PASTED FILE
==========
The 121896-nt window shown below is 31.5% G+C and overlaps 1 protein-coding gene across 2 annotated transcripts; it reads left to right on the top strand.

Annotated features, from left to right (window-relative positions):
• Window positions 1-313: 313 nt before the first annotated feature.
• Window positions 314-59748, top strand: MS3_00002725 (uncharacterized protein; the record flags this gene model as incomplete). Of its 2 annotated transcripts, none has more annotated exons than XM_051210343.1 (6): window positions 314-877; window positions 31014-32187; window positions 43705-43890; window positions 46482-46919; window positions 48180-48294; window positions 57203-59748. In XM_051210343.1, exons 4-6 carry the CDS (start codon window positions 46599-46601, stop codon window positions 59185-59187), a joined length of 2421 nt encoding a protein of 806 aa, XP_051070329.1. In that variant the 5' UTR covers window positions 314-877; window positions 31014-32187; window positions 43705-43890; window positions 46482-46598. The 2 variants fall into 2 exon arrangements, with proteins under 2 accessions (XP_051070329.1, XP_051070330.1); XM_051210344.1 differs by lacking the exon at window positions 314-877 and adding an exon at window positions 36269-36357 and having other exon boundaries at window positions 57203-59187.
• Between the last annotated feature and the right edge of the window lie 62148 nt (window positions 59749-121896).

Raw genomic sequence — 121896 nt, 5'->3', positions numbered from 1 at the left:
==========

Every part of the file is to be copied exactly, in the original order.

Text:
The 121896-nt window shown below is 31.5% G+C and overlaps 1 protein-coding gene across 2 annotated transcripts; it reads left to right on the top strand.

Annotated features, from left to right (window-relative positions):
• Window positions 1-313: 313 nt before the first annotated feature.
• Window positions 314-59748, top strand: MS3_00002725 (uncharacterized protein; the record flags this gene model as incomplete). Of its 2 annotated transcripts, none has more annotated exons than XM_051210343.1 (6): window positions 314-877; window positions 31014-32187; window positions 43705-43890; window positions 46482-46919; window positions 48180-48294; window positions 57203-59748. In XM_051210343.1, exons 4-6 carry the CDS (start codon window positions 46599-46601, stop codon window positions 59185-59187), a joined length of 2421 nt encoding a protein of 806 aa, XP_051070329.1. In that variant the 5' UTR covers window positions 314-877; window positions 31014-32187; window positions 43705-43890; window positions 46482-46598. The 2 variants fall into 2 exon arrangements, with proteins under 2 accessions (XP_051070329.1, XP_051070330.1); XM_051210344.1 differs by lacking the exon at window positions 314-877 and adding an exon at window positions 36269-36357 and having other exon boundaries at window positions 57203-59187.
• Between the last annotated feature and the right edge of the window lie 62148 nt (window positions 59749-121896).

Raw genomic sequence — 121896 nt, 5'->3', positions numbered from 1 at the left: